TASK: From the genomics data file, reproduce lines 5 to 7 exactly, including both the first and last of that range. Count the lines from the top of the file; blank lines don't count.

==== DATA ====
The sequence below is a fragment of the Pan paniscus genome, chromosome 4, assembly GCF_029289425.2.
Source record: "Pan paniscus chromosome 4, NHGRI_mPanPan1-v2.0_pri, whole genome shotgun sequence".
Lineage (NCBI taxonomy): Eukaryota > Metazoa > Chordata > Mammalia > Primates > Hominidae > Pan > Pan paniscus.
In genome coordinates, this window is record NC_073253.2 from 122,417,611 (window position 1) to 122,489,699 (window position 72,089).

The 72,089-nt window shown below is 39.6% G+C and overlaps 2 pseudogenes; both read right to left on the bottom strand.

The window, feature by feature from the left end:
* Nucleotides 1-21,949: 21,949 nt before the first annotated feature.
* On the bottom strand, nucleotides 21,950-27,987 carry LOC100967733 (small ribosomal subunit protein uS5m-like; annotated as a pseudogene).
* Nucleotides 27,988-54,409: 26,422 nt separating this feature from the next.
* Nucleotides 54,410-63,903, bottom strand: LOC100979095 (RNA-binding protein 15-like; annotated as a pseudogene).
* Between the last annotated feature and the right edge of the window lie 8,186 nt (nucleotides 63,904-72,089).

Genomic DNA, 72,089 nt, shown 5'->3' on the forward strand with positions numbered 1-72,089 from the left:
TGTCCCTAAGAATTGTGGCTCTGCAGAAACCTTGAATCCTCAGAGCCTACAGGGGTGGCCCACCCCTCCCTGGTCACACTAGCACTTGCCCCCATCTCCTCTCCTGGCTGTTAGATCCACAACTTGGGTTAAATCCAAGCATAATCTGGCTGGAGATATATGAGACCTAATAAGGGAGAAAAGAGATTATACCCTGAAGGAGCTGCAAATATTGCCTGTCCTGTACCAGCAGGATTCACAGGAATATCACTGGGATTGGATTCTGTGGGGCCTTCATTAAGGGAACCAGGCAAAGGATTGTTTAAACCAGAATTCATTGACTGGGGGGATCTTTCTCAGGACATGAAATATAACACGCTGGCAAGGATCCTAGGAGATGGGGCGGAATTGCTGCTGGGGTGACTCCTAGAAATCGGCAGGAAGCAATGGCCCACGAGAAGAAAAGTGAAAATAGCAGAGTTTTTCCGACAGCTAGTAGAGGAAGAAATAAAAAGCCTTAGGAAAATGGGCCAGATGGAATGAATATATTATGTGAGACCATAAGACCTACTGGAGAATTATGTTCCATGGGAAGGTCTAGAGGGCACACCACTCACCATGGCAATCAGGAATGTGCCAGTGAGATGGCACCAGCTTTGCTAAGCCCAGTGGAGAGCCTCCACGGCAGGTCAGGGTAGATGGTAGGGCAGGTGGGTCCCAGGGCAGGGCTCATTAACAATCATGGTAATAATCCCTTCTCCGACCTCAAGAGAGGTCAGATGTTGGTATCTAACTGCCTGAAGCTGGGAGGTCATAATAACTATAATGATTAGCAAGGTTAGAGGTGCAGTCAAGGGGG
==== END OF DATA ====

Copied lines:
The 72,089-nt window shown below is 39.6% G+C and overlaps 2 pseudogenes; both read right to left on the bottom strand.

The window, feature by feature from the left end:
* Nucleotides 1-21,949: 21,949 nt before the first annotated feature.